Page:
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We’ll look at the white-hot politics of trade as President Obama and Congress go to the mat on the TPP.
The President wants a huge new Pacific trade deal, and he wants it fast so it doesn’t get bogged down and derailed. So China doesn’t write the rules. Yesterday, his own party said no. Senate Democrats rebelled without more assurances, protections, guarantees. And now, the fate of the Trans Pacific Partnership – the TPP – is way up in the air. The White House is calling it a “snafu.” Maybe. But it’s also a serious battle over how the world will work. How Americans workers, business and trade will fare. This hour On Point: the red hot politics of Pacific trade.
-- Tom Ashbrook
Gary Hufbauer, senior fellow at the Peterson Institute for International Economics.
From Tom’s Reading List
POLITICO: Democrats defy White House on trade pact — "In a stern rebuke to President Barack Obama, Senate Democrats rebelled against his trade initiative on Tuesday afternoon and voted against even opening debate on the bill. Democrats have demanded additional worker protections before they would consider voting to approve fast-track trade powers for the president. Shortly ahead of the vote, Majority Leader Mitch McConnell (R-Ky.) rejected the demands, insisting he would not make any guarantees beyond a vote on the fast-track bill.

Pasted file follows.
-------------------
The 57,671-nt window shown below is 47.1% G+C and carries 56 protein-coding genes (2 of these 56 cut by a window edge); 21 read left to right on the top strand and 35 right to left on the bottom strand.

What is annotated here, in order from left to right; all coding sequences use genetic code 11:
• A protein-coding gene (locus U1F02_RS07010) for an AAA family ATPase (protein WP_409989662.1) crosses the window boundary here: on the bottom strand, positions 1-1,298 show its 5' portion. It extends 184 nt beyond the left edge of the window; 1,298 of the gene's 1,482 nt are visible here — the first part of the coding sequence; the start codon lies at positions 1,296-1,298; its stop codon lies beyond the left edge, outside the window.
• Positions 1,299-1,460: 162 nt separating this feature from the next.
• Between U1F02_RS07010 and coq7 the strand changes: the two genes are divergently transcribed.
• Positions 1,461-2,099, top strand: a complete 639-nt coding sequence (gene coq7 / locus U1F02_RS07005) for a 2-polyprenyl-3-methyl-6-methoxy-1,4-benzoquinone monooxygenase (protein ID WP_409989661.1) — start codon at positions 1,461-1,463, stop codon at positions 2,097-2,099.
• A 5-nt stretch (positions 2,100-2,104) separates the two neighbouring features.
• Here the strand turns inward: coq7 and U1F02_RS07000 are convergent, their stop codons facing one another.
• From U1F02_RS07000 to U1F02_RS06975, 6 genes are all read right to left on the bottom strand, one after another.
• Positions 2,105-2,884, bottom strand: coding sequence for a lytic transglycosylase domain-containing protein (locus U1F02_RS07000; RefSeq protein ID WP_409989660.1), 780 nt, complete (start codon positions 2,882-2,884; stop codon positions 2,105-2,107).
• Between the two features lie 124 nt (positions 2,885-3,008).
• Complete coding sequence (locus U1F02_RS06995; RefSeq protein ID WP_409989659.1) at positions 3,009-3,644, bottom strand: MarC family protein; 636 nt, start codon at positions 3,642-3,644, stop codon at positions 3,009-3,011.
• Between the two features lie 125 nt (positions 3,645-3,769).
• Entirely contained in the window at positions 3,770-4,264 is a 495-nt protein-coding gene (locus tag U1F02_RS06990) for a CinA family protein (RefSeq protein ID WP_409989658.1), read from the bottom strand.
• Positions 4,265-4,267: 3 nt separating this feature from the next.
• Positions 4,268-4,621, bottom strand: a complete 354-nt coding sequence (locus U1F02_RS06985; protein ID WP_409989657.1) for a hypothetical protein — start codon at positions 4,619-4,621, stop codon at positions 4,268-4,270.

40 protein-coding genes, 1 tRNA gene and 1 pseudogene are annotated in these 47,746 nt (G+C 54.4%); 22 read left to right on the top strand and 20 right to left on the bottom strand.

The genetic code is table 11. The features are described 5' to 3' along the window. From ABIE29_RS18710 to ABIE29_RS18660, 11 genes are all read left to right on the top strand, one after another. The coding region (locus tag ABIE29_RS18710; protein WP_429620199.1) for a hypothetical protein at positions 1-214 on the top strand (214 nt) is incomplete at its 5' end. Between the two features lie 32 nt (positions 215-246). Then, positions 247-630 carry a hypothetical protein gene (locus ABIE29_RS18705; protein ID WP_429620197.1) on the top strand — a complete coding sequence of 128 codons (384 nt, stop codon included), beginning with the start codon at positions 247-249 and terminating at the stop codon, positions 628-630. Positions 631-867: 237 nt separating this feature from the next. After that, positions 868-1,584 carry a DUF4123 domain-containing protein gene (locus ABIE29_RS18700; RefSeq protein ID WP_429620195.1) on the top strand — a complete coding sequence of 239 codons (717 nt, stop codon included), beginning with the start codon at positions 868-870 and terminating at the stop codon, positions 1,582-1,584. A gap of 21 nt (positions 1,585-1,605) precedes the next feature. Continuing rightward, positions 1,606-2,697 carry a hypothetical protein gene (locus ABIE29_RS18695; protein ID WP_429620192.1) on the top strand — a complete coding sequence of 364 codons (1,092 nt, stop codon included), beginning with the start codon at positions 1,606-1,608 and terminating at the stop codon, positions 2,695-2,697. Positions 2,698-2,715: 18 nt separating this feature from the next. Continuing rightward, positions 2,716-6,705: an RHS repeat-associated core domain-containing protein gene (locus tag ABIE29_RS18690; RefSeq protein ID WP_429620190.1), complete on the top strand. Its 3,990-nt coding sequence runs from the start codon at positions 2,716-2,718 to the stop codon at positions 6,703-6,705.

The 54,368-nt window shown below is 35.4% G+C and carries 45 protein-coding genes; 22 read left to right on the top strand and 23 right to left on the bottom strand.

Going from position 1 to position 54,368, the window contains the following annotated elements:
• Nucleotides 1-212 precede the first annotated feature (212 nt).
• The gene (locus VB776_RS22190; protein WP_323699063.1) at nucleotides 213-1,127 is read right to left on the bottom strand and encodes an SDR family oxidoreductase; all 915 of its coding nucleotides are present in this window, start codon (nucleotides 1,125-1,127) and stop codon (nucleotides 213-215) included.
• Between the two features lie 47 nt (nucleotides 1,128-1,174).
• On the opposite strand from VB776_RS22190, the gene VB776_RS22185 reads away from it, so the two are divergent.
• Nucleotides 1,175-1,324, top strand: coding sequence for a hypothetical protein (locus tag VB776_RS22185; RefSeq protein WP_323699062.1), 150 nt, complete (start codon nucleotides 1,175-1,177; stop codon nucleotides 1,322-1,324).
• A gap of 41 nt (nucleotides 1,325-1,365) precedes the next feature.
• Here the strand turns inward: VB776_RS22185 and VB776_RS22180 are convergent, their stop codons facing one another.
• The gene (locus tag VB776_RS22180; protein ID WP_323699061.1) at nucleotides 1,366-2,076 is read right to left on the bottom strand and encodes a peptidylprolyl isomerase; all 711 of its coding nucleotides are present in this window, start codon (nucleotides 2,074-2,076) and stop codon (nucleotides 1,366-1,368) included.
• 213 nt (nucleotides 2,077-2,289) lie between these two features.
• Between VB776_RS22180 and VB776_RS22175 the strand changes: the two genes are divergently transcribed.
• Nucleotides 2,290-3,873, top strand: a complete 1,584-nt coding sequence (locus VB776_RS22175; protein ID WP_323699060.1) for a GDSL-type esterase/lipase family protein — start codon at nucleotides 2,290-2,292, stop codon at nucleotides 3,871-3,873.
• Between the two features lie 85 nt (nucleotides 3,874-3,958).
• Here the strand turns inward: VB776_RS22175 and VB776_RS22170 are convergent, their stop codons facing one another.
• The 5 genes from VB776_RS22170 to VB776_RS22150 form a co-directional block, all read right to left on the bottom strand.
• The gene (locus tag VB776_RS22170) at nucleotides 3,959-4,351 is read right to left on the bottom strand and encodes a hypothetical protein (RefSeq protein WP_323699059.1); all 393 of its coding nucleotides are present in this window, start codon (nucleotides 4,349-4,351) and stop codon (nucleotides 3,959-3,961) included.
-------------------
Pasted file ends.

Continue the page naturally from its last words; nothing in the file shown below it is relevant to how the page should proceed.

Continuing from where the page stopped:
Washington Post: Senate Democrats vote to block Obama on trade -- "The trade legislation failed an afternoon test vote, 52 to 45. Sixty votes were needed to begin formal debate of measures that would pave the way for approval of a complex Pacific trade accord and provide relief to unemployed workers affected by trade deals. Ahead of the vote, many Democrats — including some of the handful who have supported Obama’s trade push — said they were not inclined to move forward with debate unless Republican leaders provided assurances that the various pieces would move in tandem."
Huffington Post: Fast Track to Lost Jobs and Lower Wages — "Creating millions of jobs in the United States, and especially, good jobs in manufacturing and construction, would raise U.S. wages and begin to reverse the growing U.S. income inequality that has held back the economy for the past 30 years. The president can continue the fight for fast-track and the TPP, raising corporate profits while putting good manufacturing jobs and wages at risk. Or he can take action to create jobs and reduce inequality. He can't do both."
This program aired on May 13, 2015.
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